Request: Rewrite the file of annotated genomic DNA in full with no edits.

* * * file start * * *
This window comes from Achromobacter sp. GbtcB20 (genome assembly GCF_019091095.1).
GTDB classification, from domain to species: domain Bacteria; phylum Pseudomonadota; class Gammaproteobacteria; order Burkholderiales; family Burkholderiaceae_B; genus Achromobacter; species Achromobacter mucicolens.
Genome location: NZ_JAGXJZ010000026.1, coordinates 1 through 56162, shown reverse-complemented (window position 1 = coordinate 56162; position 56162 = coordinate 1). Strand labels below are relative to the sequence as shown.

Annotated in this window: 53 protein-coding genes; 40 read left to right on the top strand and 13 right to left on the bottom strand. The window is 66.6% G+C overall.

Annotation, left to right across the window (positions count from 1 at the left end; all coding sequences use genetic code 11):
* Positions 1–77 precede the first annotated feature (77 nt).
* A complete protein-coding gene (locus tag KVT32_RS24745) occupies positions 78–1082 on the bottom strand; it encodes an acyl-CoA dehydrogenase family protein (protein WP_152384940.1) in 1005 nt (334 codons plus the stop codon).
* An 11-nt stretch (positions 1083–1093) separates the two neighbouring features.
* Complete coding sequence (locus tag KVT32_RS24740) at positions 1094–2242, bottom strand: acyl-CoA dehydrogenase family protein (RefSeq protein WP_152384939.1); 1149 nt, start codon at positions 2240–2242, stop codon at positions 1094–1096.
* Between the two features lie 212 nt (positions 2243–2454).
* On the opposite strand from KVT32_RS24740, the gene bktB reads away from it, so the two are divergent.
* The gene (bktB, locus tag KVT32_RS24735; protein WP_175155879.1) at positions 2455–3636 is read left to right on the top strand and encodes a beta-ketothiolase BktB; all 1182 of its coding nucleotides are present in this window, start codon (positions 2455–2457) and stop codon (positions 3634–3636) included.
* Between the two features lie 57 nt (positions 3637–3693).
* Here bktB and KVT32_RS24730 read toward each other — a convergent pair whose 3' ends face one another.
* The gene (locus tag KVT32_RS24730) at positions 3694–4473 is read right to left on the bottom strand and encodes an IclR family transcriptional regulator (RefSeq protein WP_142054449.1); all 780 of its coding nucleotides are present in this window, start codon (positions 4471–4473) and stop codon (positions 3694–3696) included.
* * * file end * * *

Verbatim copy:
This window comes from Achromobacter sp. GbtcB20 (genome assembly GCF_019091095.1).
GTDB classification, from domain to species: domain Bacteria; phylum Pseudomonadota; class Gammaproteobacteria; order Burkholderiales; family Burkholderiaceae_B; genus Achromobacter; species Achromobacter mucicolens.
Genome location: NZ_JAGXJZ010000026.1, coordinates 1 through 56162, shown reverse-complemented (window position 1 = coordinate 56162; position 56162 = coordinate 1). Strand labels below are relative to the sequence as shown.

Annotated in this window: 53 protein-coding genes; 40 read left to right on the top strand and 13 right to left on the bottom strand. The window is 66.6% G+C overall.

Annotation, left to right across the window (positions count from 1 at the left end; all coding sequences use genetic code 11):
* Positions 1–77 precede the first annotated feature (77 nt).
* A complete protein-coding gene (locus tag KVT32_RS24745) occupies positions 78–1082 on the bottom strand; it encodes an acyl-CoA dehydrogenase family protein (protein WP_152384940.1) in 1005 nt (334 codons plus the stop codon).
* An 11-nt stretch (positions 1083–1093) separates the two neighbouring features.
* Complete coding sequence (locus tag KVT32_RS24740) at positions 1094–2242, bottom strand: acyl-CoA dehydrogenase family protein (RefSeq protein WP_152384939.1); 1149 nt, start codon at positions 2240–2242, stop codon at positions 1094–1096.
* Between the two features lie 212 nt (positions 2243–2454).
* On the opposite strand from KVT32_RS24740, the gene bktB reads away from it, so the two are divergent.
* The gene (bktB, locus tag KVT32_RS24735; protein WP_175155879.1) at positions 2455–3636 is read left to right on the top strand and encodes a beta-ketothiolase BktB; all 1182 of its coding nucleotides are present in this window, start codon (positions 2455–2457) and stop codon (positions 3634–3636) included.
* Between the two features lie 57 nt (positions 3637–3693).
* Here bktB and KVT32_RS24730 read toward each other — a convergent pair whose 3' ends face one another.
* The gene (locus tag KVT32_RS24730) at positions 3694–4473 is read right to left on the bottom strand and encodes an IclR family transcriptional regulator (RefSeq protein WP_142054449.1); all 780 of its coding nucleotides are present in this window, start codon (positions 4471–4473) and stop codon (positions 3694–3696) included.